The NOAA Pacific Islands Fisheries Science Center (PIFSC) and the PFRP
are collaborating on studies of monchong at Cross Seamount. Monchong is
a generic local name given to two deep water pomfret species; the sickle
pomfret, Taractichthys steindachneri, and the lustrous pomfret, Eumegistis
illustris. The sickle pomfret is a common incidental catch in pelagic
longline fisheries throughout the North Pacific. The lustrous pomfret exhibits
fidelity towards deep slope or seamount habitats and are generally caught
by short-line or handline. Both monchong species are valued by Hawaii seafood
wholesale and processing firms who have successfully promoted it in the
fresh market and restaurant trade.
These species have become an increasingly important component of local Hawaii fisheries in terms of commercial fishery landings and sales in recent years. In the case of the lustrous pomfret, most of the catch occurs at Cross Seamount, a smallish seamount 8 km in diameter at the summit located 290 km south of Honolulu. Concerns over the sustainability of current pomfret removal rates with respect to recruitment from this limiting habitat have prompted the Western Pacific Regional Fishery Management Council, in coordination with PIFSC, to launch an investigation into expanding knowledge of pomfret life history and ecology.
This monchong study will occur in conjunction with the Hawaii Tuna Tagging Project 2, a PFRP-funded project that is an integrated component of a Pacific wide tuna tagging and assessment program being implemented by the Secretariat of the Pacific Community, Pacific Tuna Tagging Project (PTTP). Tagging programs are widely recognized as important tools for understanding the population dynamics, dispersal patterns and fisheries interactions of fish populations and produce additional data inputs necessary to improve stock assessments and predictive models.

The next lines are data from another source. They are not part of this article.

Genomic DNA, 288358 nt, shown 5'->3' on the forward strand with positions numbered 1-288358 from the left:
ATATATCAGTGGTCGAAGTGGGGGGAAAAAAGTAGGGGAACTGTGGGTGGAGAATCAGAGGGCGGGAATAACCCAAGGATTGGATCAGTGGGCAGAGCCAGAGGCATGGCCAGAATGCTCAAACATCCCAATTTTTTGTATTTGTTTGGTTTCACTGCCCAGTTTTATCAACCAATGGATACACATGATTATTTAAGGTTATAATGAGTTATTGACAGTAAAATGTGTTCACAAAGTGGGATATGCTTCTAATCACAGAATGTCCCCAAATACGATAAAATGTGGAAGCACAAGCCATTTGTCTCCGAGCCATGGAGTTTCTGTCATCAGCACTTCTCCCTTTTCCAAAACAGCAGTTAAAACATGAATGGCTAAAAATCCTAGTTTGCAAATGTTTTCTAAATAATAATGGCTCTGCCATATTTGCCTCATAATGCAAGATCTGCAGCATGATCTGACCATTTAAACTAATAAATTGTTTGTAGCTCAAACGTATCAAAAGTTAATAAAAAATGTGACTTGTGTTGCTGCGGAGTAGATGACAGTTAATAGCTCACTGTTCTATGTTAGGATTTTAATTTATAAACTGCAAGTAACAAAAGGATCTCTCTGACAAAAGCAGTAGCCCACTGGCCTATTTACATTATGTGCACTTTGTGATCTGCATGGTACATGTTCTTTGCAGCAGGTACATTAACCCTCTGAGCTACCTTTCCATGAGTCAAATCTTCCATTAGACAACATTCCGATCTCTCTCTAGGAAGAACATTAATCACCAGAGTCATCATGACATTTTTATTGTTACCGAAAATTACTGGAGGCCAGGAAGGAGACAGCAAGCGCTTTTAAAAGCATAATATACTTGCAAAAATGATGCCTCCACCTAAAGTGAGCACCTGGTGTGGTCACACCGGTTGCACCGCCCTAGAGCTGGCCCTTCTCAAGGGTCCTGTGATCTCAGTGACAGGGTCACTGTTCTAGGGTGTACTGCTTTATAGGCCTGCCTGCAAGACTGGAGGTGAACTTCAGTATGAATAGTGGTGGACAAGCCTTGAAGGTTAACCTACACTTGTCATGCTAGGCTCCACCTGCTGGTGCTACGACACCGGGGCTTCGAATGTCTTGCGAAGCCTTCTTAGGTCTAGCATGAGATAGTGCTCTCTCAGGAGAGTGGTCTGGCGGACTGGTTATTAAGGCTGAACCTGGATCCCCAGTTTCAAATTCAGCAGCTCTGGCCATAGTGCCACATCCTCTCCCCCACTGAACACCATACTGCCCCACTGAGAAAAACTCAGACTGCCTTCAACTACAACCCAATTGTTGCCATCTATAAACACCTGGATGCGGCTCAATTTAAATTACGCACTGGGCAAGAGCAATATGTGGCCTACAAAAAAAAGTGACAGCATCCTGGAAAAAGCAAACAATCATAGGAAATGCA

1. Characterize the vertical and geographic behavior and habitat use of monchong at Cross Seamount. Investigate diurnal, lunar and seasonal patterns in vertical behavior, and location on the seamount. Tagging of monchong will occur in conjunction with tagging of bigeye tuna, Thunnus obesus, the other commercially targeted species on this seamount.
2. Characterize the flow field of Cross Seamount to provide insight into the physical environment, and help determine if there are particular flow features in regions utilized by monchong.
3. If possible, obtain estimates of growth rates, fishing mortality (F), 'natural' mortality (M) and dispersal parameters for monchong. Since the species has not been studied before, we cannot predict if data recovery will be sufficient for this objective.
Funding for this project to be available late 2009.
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Dr. Kevin Weng
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